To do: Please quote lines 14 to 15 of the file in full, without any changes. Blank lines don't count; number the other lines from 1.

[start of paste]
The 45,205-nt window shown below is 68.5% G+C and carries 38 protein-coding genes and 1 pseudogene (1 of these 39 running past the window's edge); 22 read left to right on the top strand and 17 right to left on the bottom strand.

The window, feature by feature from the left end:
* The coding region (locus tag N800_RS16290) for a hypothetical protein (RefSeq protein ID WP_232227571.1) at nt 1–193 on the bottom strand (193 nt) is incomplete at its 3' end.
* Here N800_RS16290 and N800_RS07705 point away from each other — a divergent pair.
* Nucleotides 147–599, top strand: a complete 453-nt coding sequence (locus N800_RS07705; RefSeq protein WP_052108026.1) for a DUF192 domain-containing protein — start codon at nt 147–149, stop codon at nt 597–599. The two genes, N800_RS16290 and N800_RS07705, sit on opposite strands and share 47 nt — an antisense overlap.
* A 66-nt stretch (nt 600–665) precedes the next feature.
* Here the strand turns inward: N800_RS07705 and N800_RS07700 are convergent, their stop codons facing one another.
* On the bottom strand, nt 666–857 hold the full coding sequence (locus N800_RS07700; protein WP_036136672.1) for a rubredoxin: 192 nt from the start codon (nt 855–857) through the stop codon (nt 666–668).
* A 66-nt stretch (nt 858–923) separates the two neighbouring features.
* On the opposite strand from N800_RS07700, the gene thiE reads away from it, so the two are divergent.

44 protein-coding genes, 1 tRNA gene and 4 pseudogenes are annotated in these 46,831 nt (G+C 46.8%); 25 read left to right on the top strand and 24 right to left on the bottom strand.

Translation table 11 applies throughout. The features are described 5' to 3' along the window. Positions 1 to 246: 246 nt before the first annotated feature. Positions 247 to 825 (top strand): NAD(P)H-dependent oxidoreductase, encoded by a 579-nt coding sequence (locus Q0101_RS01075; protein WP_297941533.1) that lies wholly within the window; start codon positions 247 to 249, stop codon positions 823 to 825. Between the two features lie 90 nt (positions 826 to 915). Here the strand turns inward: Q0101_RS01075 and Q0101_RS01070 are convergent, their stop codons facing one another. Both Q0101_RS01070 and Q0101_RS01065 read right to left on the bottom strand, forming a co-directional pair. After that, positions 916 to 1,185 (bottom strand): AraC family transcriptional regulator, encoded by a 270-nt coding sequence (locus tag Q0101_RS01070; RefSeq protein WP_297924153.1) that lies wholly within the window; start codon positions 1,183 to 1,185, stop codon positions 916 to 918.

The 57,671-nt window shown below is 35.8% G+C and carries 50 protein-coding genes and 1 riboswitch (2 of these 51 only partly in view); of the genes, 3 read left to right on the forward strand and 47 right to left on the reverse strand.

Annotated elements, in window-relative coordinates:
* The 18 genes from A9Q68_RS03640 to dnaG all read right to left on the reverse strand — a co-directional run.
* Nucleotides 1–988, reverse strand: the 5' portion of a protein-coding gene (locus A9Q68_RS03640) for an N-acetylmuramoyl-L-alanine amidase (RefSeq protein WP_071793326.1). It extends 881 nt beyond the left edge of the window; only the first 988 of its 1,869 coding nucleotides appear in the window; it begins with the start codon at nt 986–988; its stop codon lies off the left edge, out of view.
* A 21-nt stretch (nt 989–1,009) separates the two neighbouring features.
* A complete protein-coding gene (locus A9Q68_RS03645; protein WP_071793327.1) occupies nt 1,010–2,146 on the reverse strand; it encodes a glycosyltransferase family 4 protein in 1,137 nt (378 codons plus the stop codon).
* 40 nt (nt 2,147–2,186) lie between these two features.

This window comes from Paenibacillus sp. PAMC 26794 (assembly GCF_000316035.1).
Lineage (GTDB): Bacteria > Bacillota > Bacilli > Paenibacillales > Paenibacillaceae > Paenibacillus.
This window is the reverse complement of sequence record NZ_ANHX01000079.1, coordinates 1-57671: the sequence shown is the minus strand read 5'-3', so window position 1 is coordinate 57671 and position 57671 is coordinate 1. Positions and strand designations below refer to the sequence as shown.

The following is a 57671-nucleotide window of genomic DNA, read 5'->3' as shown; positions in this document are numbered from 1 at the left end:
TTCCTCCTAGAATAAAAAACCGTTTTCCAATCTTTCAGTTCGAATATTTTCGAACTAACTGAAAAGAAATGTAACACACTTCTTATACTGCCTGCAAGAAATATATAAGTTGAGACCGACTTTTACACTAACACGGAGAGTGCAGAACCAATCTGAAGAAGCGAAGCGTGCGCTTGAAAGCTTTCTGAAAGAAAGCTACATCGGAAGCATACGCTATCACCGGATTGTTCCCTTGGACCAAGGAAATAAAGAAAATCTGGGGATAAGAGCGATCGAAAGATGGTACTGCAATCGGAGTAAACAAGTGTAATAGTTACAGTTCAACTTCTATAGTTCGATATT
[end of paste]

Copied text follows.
Annotated elements, in window-relative coordinates:
* The 18 genes from A9Q68_RS03640 to dnaG all read right to left on the reverse strand — a co-directional run.